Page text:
Statement by Abassador Sha Zukang, Director General of Arms Control and Disarmament at the Fourth IISS Global Strategic Review (Excerpts)

September 9, 2006

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---After years of ups and downs, both the Korean Peninsula nuclear issue and the Iranian nuclear issue are still in a deadlock and the situations face the risk of worsening.

Different people may have different views on how to meet the above-mentioned challenges. In my opinion, real results in non-proliferation require an integrated approach that seeks to address both the symptoms and the root causes of the problem.

First, efforts should be made to build a global security environment where stability, cooperation and mutual trust reign. This is an important buttress against proliferation. For proliferation is not a problem in a vacuum, it is closely linked with regional and global situations. A favorable international environment will enhance the sense of security for all countries and reduce some countries' motivation for seeking WMDs.

A highly relevant issue here is that disputes or contradictions in the field of non-proliferation should be resolved through cooperation and not confrontation, through dialogue and not sanction. This approach not only helps avoid the deterioration of the situation, but also contributes to the lasting peace and stability of the region. Any willful threat of economic sanction or military strike would only be counterproductive.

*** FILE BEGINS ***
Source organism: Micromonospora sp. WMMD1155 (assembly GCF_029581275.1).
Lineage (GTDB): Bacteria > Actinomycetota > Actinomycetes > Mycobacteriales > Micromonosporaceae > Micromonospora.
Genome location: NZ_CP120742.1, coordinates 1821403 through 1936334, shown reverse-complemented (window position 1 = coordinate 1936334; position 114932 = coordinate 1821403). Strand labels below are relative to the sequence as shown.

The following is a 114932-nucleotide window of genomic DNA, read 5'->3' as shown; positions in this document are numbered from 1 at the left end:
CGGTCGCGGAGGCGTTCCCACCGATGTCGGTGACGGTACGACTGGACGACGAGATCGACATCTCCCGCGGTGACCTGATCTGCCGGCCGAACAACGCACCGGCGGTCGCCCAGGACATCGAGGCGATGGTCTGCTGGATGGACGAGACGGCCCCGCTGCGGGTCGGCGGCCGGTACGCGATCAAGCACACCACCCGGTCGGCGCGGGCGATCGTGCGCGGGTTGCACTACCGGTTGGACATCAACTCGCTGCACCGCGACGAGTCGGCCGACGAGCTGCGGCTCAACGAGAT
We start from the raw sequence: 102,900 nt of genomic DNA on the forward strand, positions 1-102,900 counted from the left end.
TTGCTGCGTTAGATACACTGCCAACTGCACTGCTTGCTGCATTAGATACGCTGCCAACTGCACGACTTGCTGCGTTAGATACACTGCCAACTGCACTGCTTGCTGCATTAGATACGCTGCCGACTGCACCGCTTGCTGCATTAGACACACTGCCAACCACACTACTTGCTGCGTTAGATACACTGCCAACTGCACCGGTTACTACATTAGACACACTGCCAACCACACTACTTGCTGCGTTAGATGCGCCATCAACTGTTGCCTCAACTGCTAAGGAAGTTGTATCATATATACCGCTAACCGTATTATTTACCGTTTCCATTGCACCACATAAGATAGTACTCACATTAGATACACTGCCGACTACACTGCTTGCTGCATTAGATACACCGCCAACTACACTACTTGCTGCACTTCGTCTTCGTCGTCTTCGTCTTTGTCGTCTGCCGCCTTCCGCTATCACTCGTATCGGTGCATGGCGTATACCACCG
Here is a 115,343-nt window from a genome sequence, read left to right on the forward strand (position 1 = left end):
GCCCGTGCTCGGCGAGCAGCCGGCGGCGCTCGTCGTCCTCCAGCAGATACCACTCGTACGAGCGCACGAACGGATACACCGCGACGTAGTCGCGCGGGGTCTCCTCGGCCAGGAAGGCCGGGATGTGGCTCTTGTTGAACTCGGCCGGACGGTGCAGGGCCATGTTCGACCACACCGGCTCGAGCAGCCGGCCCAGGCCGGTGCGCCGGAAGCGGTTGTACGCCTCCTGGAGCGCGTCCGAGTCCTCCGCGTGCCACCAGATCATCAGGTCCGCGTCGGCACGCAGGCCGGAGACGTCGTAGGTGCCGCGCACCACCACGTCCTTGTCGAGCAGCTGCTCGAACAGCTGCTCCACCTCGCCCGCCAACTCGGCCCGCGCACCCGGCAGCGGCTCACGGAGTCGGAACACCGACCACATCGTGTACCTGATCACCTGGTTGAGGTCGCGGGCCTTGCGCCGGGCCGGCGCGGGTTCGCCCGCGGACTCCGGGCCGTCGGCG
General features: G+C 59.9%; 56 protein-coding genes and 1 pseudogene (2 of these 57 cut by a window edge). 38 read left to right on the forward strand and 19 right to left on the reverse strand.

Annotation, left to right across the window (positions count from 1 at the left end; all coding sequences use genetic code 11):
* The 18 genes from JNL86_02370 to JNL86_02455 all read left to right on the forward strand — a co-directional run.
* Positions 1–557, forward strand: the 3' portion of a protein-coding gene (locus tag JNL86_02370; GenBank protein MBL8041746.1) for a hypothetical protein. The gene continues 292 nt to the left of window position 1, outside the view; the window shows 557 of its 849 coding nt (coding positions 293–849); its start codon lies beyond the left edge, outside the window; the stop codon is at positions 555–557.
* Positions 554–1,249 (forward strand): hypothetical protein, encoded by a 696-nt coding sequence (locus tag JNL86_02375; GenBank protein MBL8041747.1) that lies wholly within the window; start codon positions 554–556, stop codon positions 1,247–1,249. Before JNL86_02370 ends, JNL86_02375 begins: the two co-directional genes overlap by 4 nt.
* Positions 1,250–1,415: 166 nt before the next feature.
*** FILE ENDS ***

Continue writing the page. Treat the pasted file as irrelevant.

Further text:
Second, double standards on the issue of non-proliferation must be eliminated so that cases can be judged on their own merits rather than a certain country's preference. This is an important precondition for the success of the efforts on the prevention of WMD proliferation.

Third, an even-handed and coordinated approach should be adopted to promote the nuclear non-proliferation and disarmament process, which are mutually complementary. It would be difficult to advance international non-proliferation if we single out non-proliferation obligations while neglecting those related to nuclear disarmament. Even angels need both wings to fly. At present, effective measures are needed to reduce the role of nuclear weapons in national security, abandon the nuclear deterrence policy based on the first use of nuclear weapons, and promote the process of nuclear disarmament in an irreversible and verifiable way.

What is equally important is to fully respect and protect the right to the peaceful use for all countries while pushing forward the process of non-proliferation. We are against any attempt to obstruct or interfere with the normal activities of peaceful use on the grounds of preventing proliferation. At the same time, countries must accept strict international supervision to ensure that the right to peaceful use is not abused and no proliferation activities are carried out under the camouflage of peaceful use.